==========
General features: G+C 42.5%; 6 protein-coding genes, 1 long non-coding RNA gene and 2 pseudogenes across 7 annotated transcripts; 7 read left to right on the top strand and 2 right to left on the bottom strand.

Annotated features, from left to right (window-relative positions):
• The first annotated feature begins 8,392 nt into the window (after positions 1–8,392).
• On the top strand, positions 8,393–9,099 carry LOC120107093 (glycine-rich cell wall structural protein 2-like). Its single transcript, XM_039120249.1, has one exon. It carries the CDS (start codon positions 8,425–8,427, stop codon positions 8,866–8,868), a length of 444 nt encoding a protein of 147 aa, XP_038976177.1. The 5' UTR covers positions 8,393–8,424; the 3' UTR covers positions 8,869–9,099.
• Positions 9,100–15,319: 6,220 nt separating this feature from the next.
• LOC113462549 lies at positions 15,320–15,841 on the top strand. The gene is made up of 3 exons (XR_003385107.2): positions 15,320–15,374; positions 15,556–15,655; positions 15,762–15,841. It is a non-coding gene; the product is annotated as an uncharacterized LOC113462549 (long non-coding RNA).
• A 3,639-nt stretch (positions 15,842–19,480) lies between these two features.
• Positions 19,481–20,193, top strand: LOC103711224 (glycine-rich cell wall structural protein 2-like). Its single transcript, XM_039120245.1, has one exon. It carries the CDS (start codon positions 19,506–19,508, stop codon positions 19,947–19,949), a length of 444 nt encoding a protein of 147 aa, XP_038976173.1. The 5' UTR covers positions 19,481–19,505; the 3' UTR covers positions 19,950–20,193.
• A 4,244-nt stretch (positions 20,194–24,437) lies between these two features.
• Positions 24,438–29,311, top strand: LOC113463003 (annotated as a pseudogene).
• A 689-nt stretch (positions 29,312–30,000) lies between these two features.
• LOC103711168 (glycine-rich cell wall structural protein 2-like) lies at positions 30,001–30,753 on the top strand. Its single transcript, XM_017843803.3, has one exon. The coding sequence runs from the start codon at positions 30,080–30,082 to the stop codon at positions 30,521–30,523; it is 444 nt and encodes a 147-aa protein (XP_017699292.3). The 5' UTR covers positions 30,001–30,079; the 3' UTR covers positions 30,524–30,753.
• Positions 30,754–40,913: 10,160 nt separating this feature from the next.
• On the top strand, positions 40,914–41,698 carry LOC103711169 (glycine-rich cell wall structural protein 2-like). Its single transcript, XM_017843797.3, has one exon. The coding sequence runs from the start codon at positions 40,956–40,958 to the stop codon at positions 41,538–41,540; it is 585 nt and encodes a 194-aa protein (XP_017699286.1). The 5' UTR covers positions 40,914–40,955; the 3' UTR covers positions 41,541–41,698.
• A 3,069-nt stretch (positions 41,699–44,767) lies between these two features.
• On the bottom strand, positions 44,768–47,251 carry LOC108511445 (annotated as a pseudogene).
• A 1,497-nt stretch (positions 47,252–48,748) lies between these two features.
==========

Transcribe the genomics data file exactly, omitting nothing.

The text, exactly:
General features: G+C 42.5%; 6 protein-coding genes, 1 long non-coding RNA gene and 2 pseudogenes across 7 annotated transcripts; 7 read left to right on the top strand and 2 right to left on the bottom strand.

Annotated features, from left to right (window-relative positions):
• The first annotated feature begins 8,392 nt into the window (after positions 1–8,392).
• On the top strand, positions 8,393–9,099 carry LOC120107093 (glycine-rich cell wall structural protein 2-like). Its single transcript, XM_039120249.1, has one exon. It carries the CDS (start codon positions 8,425–8,427, stop codon positions 8,866–8,868), a length of 444 nt encoding a protein of 147 aa, XP_038976177.1. The 5' UTR covers positions 8,393–8,424; the 3' UTR covers positions 8,869–9,099.
• Positions 9,100–15,319: 6,220 nt separating this feature from the next.
• LOC113462549 lies at positions 15,320–15,841 on the top strand. The gene is made up of 3 exons (XR_003385107.2): positions 15,320–15,374; positions 15,556–15,655; positions 15,762–15,841. It is a non-coding gene; the product is annotated as an uncharacterized LOC113462549 (long non-coding RNA).
• A 3,639-nt stretch (positions 15,842–19,480) lies between these two features.
• Positions 19,481–20,193, top strand: LOC103711224 (glycine-rich cell wall structural protein 2-like). Its single transcript, XM_039120245.1, has one exon. It carries the CDS (start codon positions 19,506–19,508, stop codon positions 19,947–19,949), a length of 444 nt encoding a protein of 147 aa, XP_038976173.1. The 5' UTR covers positions 19,481–19,505; the 3' UTR covers positions 19,950–20,193.
• A 4,244-nt stretch (positions 20,194–24,437) lies between these two features.
• Positions 24,438–29,311, top strand: LOC113463003 (annotated as a pseudogene).
• A 689-nt stretch (positions 29,312–30,000) lies between these two features.
• LOC103711168 (glycine-rich cell wall structural protein 2-like) lies at positions 30,001–30,753 on the top strand. Its single transcript, XM_017843803.3, has one exon. The coding sequence runs from the start codon at positions 30,080–30,082 to the stop codon at positions 30,521–30,523; it is 444 nt and encodes a 147-aa protein (XP_017699292.3). The 5' UTR covers positions 30,001–30,079; the 3' UTR covers positions 30,524–30,753.
• Positions 30,754–40,913: 10,160 nt separating this feature from the next.
• On the top strand, positions 40,914–41,698 carry LOC103711169 (glycine-rich cell wall structural protein 2-like). Its single transcript, XM_017843797.3, has one exon. The coding sequence runs from the start codon at positions 40,956–40,958 to the stop codon at positions 41,538–41,540; it is 585 nt and encodes a 194-aa protein (XP_017699286.1). The 5' UTR covers positions 40,914–40,955; the 3' UTR covers positions 41,541–41,698.
• A 3,069-nt stretch (positions 41,699–44,767) lies between these two features.
• On the bottom strand, positions 44,768–47,251 carry LOC108511445 (annotated as a pseudogene).
• A 1,497-nt stretch (positions 47,252–48,748) lies between these two features.